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Customer Review

74 of 77 people found the following review helpful
4.0 out of 5 stars Terrific Depiction of Allied Daylight Bombing Over Germany!, July 9, 2000
This review is from: Memphis Belle (Snap Case) (DVD)
I watched this great movie with wonder at all the restored vintage B-17 bombers used in the filming. When one watches as they take off and land with such dangerous imprecision, it's remarkable to realize how far we've come technologically since those dangerous days of daylight bombing by the Americans (the Brits went at night) and the murderous losses over German skies. All of this as depicted was before we developed the P-51 with its much longer range and its ability to escort the bombers to the target area to fend off Luftwaffe fighters who shot down so many bombers in 1942, 1943, and 1944.
This is a wonderful movie, very accurate, authentic, and quite appealing. Starring Matthew Modine as the Pilot of the fabled "Memphis Belle", the first bomber crew to accomplish its mission tour and be returned to the states (to sell war bonds, among other things), is retells the amazing story of how thousands of kids as depicted here went off to England to fly thousands and thousands of planes through the perilous skies of Europe in a sustained effort to bomb the Third Reich into submission. Off they went, seeking the industrial and urban targets, knowing full well they might as well have had `bullseyes' painted on their fuselages. The costs of flying the missions in terms of lost people and planes were almost overwhelming to the Allies.
The story is told in all its fullness, and one comes to recognize just how many of these plucky kids leaving the air field would never come back, as the daily losses to German fighters, flak and mishap were atrocious. Yet they went up again the next day and the next and the next, in a dazzling display of uncommon courage, tenacity, and maturity beyond their tender years. This is a poignant and well-told, scripted and acted story brilliantly photographed on location over the hills and dales of bonny olde England, where it all unfolded in its grand yet grisly magnificence fifty some years ago. Watch and remember
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Showing 1-3 of 3 posts in this discussion
Initial post: Nov 15, 2007 10:38:16 AM PST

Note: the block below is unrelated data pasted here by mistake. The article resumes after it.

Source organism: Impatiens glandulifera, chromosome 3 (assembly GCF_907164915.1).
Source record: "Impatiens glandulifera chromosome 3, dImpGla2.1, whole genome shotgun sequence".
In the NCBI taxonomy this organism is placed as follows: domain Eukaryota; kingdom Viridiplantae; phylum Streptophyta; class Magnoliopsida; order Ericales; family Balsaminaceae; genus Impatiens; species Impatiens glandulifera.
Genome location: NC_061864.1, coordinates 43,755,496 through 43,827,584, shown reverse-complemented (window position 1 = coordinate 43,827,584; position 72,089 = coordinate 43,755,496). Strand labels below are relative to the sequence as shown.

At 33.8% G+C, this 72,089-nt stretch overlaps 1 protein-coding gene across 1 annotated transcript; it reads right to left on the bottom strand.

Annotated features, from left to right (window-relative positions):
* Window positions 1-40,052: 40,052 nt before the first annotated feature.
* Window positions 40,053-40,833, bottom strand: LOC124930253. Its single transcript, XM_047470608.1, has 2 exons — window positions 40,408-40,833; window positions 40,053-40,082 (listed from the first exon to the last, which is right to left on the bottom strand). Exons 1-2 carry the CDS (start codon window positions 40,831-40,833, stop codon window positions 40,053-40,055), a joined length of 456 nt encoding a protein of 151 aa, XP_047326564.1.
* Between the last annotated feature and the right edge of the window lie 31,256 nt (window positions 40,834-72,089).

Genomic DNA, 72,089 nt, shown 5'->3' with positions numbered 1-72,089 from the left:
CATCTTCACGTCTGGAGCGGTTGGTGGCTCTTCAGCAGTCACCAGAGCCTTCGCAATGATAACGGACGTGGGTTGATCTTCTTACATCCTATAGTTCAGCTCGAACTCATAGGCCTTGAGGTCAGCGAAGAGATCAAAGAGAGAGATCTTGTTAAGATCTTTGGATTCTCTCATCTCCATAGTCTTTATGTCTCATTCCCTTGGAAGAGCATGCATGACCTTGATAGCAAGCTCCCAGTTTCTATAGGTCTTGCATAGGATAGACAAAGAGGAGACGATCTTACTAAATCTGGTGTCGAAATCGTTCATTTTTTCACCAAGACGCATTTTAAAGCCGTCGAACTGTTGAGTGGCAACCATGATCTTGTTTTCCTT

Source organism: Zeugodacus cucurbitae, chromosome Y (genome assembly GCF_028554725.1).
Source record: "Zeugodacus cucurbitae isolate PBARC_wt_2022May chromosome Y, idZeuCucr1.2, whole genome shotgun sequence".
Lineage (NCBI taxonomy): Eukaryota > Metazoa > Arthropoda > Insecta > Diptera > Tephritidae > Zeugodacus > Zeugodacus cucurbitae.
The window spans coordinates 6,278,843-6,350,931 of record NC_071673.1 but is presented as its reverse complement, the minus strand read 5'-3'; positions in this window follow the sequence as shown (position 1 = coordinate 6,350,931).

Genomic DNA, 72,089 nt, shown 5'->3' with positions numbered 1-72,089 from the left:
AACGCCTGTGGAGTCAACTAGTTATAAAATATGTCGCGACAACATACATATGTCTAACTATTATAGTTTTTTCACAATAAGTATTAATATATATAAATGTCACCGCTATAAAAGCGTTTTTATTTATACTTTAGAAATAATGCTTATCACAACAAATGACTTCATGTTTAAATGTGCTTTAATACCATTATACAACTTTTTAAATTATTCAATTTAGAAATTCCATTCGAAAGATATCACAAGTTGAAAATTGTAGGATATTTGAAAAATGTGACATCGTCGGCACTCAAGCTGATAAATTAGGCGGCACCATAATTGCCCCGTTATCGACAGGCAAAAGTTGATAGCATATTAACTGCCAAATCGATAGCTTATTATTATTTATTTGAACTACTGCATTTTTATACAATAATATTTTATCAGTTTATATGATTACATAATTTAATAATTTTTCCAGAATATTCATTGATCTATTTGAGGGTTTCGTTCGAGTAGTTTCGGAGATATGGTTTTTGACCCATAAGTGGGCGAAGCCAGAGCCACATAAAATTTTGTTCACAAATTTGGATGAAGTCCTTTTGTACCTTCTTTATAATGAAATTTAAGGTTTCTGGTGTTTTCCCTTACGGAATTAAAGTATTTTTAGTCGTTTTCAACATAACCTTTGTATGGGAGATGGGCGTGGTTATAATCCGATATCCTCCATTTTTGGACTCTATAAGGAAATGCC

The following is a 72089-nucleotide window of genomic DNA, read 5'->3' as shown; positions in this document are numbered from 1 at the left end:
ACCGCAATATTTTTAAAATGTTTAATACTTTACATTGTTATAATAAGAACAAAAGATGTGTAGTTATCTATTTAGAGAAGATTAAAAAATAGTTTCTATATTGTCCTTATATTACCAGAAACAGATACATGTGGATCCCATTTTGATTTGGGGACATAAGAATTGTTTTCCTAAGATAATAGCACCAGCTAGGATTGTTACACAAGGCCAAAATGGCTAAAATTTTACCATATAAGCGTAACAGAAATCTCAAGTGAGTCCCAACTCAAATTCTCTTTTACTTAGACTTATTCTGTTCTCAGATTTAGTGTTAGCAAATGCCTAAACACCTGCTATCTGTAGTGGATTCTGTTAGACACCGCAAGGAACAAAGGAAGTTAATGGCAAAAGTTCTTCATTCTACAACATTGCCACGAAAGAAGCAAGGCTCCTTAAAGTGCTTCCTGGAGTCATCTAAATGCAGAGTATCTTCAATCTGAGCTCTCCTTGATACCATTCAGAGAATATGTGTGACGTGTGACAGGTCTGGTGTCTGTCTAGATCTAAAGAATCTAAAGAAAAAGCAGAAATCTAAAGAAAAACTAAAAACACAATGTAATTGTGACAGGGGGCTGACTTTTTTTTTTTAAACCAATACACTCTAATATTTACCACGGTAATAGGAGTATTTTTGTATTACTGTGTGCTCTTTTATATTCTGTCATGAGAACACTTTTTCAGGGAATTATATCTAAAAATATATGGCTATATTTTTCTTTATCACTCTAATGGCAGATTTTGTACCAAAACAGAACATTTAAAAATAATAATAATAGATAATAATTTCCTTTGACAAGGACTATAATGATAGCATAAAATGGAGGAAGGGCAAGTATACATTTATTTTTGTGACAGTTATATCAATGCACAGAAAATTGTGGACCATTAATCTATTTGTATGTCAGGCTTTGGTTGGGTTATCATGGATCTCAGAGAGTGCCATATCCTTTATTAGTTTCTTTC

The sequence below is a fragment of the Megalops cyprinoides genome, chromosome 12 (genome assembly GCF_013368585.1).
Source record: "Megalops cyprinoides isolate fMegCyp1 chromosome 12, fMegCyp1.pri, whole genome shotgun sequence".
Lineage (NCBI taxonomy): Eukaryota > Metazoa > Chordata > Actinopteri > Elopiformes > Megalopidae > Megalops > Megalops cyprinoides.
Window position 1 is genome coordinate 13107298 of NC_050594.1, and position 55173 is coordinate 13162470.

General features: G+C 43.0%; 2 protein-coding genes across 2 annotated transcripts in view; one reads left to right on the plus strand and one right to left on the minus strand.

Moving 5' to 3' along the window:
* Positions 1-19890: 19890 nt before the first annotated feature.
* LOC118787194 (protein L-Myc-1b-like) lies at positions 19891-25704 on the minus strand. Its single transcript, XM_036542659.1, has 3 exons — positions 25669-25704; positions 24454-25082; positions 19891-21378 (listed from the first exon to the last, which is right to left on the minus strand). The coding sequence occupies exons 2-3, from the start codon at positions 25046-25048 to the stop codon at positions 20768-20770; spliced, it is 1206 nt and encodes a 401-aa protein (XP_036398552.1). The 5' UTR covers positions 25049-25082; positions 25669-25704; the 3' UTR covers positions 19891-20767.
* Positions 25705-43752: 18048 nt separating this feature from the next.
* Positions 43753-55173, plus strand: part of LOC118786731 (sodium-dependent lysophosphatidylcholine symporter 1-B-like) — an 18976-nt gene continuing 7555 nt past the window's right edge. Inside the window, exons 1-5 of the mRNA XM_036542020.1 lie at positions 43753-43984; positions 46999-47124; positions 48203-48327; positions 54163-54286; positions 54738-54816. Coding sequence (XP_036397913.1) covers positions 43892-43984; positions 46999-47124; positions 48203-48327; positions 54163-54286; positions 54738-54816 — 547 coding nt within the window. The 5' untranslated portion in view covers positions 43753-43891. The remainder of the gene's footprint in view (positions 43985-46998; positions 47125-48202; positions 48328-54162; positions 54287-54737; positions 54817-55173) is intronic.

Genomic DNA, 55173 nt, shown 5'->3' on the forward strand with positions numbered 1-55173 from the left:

Accutron says:
[Customers don't think this post adds to the discussion. Show post anyway. Show all unhelpful posts.]

Posted on Apr 16, 2011 11:45:52 AM PDT
Last edited by the author on Apr 16, 2011 12:01:58 PM PDT
AJM says:
I liked the film also but I doubt there are very many restored B-17's around. Amazing what you can do with camera technology etc. Yes, the Americans went on daylight bombing raids and it was a dangerous time for them - But... (The Brits went at night)? what does that mean? It wasn't any less dangerous flying at night, in fact it was probably moreso and the RAF were already bombing Germany before the Americans showed up. I find it difficult to not comment when someone uses the term 'murderous' losses. Were we any less 'murderous' then? I mean we dropped bombs and killed civilians just as the Germans did, we shot down enemy aircraft (and quite rightly so), also just as they did. War is War, especially when it is all-out World War and no one side is any more or less 'murderous' than the other. I don't think the term even enters the equation - If it did I think it would terribly difficult to drop bombs on enemy territory knowing full well that there is more than a small chance of killing innocent men, women and children no matter what their nationality. Was the film accuarte? Erm..... No, not entirely. This is a fictional film based on real life events. To make such a movie one must apply more than a modicum of 'poetic' license otherwise you simply couldn't bring it to the screen. Forget the glitz and the glamour that the movie brings, in reality it was an almost impossible task for maintenance crews at the time to even keep hastily built deathtraps flying. Just obtaining spare parts was a hit-and-miss affair and there would have been a lot of 'robbing Peter to pay Paul' going on to keep the best of the planes in the air. I don't refer to just one particular aircraft, I mean all of our aircraft. These were knocked out in factories in a few months and were dangerous enough to fly anyway, let alone take one over the sea and fly it over enemy territory. Having said all of that.... It's still an enjoyable film and I take nothing away from the bravery and dedication of all of our bomber and fighter crews back then.

Posted on Jul 10, 2013 8:58:16 AM PDT
Last edited by the author on Jul 10, 2013 9:03:02 AM PDT
Thank you, Labradorman, for the compelling and thoughtful review! Thought you might find these links of interest:
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Review Details



Barron Laycock

Location: Temple, New Hampshire United States

Top Reviewer Ranking: 39,751